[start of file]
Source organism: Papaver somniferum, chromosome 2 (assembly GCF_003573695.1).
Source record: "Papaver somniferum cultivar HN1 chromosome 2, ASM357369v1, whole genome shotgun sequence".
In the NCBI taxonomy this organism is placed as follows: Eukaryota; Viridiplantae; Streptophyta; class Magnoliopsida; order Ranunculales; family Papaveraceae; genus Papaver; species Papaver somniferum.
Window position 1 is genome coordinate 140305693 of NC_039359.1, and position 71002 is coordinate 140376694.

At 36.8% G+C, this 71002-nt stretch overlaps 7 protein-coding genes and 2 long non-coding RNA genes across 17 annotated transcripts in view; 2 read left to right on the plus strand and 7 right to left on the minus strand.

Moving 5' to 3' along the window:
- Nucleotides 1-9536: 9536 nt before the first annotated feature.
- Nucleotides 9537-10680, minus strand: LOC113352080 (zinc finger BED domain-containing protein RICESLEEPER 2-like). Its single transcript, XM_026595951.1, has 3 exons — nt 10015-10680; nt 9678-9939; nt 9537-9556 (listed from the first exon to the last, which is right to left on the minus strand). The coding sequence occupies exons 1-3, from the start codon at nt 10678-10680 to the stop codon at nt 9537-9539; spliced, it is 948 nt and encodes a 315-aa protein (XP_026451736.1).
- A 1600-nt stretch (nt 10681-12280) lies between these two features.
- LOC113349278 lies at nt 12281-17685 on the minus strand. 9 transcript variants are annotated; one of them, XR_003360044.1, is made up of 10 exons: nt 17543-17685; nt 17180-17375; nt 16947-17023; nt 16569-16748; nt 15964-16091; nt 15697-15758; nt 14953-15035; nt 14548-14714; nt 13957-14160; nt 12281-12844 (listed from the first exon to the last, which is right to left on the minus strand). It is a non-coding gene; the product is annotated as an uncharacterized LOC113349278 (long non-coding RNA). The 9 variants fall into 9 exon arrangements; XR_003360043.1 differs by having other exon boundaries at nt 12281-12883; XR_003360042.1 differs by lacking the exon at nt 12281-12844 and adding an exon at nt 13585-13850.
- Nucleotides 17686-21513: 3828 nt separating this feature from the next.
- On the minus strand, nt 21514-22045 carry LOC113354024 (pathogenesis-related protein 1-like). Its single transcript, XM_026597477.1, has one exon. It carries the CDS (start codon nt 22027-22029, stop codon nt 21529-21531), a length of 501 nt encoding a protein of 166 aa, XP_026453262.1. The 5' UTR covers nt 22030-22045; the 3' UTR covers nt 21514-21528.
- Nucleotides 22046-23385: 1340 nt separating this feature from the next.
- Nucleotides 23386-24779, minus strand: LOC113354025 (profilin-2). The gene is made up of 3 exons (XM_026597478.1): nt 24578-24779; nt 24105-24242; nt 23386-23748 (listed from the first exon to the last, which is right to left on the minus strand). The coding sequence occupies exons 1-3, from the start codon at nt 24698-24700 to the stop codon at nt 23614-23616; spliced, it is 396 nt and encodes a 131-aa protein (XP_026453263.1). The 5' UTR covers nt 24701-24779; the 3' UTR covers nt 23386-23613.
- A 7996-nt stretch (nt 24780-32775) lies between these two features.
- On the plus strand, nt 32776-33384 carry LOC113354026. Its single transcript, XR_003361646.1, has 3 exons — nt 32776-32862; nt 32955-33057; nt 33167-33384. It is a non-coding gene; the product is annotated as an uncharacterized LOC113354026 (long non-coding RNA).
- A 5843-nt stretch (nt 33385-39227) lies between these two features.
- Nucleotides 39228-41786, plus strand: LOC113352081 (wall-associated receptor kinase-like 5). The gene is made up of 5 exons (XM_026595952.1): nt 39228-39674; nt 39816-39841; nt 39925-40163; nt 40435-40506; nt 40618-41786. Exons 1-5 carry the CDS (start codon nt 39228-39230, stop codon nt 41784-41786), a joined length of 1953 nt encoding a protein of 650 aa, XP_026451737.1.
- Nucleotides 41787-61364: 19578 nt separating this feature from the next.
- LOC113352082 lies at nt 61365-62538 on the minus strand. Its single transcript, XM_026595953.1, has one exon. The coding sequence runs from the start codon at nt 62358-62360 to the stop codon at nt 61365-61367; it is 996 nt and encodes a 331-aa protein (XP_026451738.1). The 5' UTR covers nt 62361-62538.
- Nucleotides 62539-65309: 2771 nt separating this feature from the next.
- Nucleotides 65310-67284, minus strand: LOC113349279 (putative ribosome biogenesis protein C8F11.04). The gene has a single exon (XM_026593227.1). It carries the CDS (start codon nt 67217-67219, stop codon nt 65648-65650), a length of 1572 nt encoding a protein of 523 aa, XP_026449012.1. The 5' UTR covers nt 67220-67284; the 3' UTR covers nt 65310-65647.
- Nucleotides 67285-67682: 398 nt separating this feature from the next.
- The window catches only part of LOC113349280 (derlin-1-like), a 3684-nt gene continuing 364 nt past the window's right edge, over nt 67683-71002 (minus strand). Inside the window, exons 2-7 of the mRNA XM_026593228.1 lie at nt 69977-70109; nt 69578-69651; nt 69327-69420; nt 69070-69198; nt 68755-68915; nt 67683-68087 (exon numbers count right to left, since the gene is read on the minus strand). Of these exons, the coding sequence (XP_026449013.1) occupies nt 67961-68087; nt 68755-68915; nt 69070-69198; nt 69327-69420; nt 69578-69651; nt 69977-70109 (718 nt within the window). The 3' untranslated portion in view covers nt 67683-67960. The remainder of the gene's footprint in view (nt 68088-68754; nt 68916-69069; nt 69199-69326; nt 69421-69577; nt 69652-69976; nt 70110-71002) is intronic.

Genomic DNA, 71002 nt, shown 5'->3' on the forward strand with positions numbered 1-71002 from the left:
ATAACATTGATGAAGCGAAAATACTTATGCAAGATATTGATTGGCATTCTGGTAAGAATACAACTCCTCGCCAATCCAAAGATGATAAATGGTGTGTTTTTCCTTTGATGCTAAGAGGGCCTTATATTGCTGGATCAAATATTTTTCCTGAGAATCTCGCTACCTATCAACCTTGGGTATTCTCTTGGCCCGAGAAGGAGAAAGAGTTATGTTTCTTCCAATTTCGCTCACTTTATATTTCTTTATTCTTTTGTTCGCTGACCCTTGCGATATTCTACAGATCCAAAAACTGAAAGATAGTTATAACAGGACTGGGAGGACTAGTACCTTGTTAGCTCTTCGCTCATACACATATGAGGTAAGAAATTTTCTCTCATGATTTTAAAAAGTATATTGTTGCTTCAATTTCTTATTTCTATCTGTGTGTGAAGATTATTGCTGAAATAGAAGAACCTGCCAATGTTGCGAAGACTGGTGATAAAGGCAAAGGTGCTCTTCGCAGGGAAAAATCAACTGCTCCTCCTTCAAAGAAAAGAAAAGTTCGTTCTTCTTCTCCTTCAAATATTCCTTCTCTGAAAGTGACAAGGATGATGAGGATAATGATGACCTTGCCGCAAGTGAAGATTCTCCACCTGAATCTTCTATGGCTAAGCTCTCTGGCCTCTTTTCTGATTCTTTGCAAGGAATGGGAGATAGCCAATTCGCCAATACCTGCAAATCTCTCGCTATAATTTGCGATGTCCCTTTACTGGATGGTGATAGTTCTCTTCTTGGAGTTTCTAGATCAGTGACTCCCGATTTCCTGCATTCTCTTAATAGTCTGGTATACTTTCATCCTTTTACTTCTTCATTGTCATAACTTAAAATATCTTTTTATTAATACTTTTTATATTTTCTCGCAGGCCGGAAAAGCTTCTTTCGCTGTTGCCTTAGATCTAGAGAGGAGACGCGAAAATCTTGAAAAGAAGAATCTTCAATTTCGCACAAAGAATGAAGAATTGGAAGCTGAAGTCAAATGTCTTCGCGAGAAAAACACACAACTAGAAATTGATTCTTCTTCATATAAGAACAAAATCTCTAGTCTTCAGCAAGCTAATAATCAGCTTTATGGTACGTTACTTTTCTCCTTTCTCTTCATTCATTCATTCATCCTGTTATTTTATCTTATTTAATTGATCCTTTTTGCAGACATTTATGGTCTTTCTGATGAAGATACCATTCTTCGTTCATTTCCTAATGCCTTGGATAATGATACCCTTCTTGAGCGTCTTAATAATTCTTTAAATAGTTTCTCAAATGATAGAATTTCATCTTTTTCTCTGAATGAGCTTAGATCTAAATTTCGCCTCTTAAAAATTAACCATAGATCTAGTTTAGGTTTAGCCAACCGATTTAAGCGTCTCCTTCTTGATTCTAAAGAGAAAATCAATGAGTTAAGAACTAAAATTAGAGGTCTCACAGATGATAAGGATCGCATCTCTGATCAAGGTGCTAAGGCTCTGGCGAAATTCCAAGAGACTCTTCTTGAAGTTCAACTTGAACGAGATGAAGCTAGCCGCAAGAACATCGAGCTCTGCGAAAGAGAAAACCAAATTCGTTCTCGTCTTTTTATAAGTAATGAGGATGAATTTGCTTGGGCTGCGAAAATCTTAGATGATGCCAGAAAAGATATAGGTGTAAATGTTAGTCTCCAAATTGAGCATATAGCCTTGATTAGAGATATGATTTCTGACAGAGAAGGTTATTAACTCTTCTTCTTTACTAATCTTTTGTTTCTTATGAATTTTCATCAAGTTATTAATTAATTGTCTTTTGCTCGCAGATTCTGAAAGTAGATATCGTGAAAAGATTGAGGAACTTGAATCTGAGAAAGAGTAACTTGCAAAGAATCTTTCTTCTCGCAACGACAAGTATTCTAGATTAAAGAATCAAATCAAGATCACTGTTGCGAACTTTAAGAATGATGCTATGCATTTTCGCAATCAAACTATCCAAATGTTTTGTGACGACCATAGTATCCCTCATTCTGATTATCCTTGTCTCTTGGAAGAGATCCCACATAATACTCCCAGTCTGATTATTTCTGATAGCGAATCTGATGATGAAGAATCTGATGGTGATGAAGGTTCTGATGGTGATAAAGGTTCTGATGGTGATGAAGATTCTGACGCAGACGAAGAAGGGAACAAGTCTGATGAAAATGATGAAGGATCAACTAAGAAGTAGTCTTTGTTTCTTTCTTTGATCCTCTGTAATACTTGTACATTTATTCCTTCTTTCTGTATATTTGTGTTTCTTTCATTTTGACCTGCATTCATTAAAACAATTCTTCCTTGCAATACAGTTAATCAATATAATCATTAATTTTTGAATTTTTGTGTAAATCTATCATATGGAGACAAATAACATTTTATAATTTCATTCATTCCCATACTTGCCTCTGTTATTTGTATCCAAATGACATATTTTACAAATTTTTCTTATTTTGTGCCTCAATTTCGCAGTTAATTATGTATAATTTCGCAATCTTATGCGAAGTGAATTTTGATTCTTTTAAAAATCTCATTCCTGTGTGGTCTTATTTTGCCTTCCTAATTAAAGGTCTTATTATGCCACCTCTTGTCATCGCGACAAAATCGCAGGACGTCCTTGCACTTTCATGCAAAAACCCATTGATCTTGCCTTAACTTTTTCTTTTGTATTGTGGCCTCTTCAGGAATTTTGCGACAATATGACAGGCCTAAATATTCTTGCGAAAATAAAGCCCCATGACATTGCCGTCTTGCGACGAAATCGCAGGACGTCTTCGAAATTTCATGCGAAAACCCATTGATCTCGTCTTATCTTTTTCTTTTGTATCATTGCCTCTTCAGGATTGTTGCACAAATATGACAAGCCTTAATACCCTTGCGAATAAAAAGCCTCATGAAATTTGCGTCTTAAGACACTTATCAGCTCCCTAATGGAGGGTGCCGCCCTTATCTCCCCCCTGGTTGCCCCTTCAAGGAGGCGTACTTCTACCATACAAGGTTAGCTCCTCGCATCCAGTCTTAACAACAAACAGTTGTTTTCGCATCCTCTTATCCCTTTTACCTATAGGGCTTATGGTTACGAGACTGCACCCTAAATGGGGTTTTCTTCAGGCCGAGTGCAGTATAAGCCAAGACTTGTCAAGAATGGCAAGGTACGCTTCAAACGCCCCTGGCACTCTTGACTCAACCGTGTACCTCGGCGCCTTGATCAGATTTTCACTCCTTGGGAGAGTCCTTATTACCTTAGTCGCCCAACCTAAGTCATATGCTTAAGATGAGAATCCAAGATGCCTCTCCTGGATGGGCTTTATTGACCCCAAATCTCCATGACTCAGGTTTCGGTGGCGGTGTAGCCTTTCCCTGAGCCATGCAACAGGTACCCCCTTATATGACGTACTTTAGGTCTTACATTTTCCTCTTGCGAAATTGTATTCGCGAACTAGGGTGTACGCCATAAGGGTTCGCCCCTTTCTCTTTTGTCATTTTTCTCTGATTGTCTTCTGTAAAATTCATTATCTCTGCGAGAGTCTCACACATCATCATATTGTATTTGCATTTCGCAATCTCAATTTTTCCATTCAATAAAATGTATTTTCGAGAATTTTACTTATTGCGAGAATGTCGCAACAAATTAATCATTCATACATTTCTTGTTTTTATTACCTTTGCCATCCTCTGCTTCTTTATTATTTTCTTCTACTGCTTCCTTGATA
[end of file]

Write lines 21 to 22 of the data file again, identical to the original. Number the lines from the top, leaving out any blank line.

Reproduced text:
- Nucleotides 62539-65309: 2771 nt separating this feature from the next.
- Nucleotides 65310-67284, minus strand: LOC113349279 (putative ribosome biogenesis protein C8F11.04). The gene has a single exon (XM_026593227.1). It carries the CDS (start codon nt 67217-67219, stop codon nt 65648-65650), a length of 1572 nt encoding a protein of 523 aa, XP_026449012.1. The 5' UTR covers nt 67220-67284; the 3' UTR covers nt 65310-65647.